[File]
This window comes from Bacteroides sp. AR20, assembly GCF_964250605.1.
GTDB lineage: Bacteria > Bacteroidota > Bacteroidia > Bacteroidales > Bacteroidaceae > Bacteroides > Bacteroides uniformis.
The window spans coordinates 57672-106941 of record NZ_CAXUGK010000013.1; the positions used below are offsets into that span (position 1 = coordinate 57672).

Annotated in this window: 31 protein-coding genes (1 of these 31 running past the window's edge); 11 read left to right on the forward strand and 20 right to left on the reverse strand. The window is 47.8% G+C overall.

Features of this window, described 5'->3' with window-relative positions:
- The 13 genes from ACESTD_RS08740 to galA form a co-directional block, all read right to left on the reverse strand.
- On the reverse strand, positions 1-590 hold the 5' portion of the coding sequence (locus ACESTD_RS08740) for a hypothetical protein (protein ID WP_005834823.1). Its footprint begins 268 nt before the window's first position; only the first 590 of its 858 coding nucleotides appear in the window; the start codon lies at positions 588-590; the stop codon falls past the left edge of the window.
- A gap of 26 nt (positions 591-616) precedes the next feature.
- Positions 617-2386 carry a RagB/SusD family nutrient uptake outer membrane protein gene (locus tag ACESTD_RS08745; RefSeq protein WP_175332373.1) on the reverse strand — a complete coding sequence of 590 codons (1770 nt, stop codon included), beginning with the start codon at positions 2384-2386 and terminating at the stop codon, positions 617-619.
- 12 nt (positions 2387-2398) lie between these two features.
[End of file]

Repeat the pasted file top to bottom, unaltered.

This window comes from Bacteroides sp. AR20, assembly GCF_964250605.1.
GTDB lineage: Bacteria > Bacteroidota > Bacteroidia > Bacteroidales > Bacteroidaceae > Bacteroides > Bacteroides uniformis.
The window spans coordinates 57672-106941 of record NZ_CAXUGK010000013.1; the positions used below are offsets into that span (position 1 = coordinate 57672).

Annotated in this window: 31 protein-coding genes (1 of these 31 running past the window's edge); 11 read left to right on the forward strand and 20 right to left on the reverse strand. The window is 47.8% G+C overall.

Features of this window, described 5'->3' with window-relative positions:
- The 13 genes from ACESTD_RS08740 to galA form a co-directional block, all read right to left on the reverse strand.
- On the reverse strand, positions 1-590 hold the 5' portion of the coding sequence (locus ACESTD_RS08740) for a hypothetical protein (protein ID WP_005834823.1). Its footprint begins 268 nt before the window's first position; only the first 590 of its 858 coding nucleotides appear in the window; the start codon lies at positions 588-590; the stop codon falls past the left edge of the window.
- A gap of 26 nt (positions 591-616) precedes the next feature.
- Positions 617-2386 carry a RagB/SusD family nutrient uptake outer membrane protein gene (locus tag ACESTD_RS08745; RefSeq protein WP_175332373.1) on the reverse strand — a complete coding sequence of 590 codons (1770 nt, stop codon included), beginning with the start codon at positions 2384-2386 and terminating at the stop codon, positions 617-619.
- 12 nt (positions 2387-2398) lie between these two features.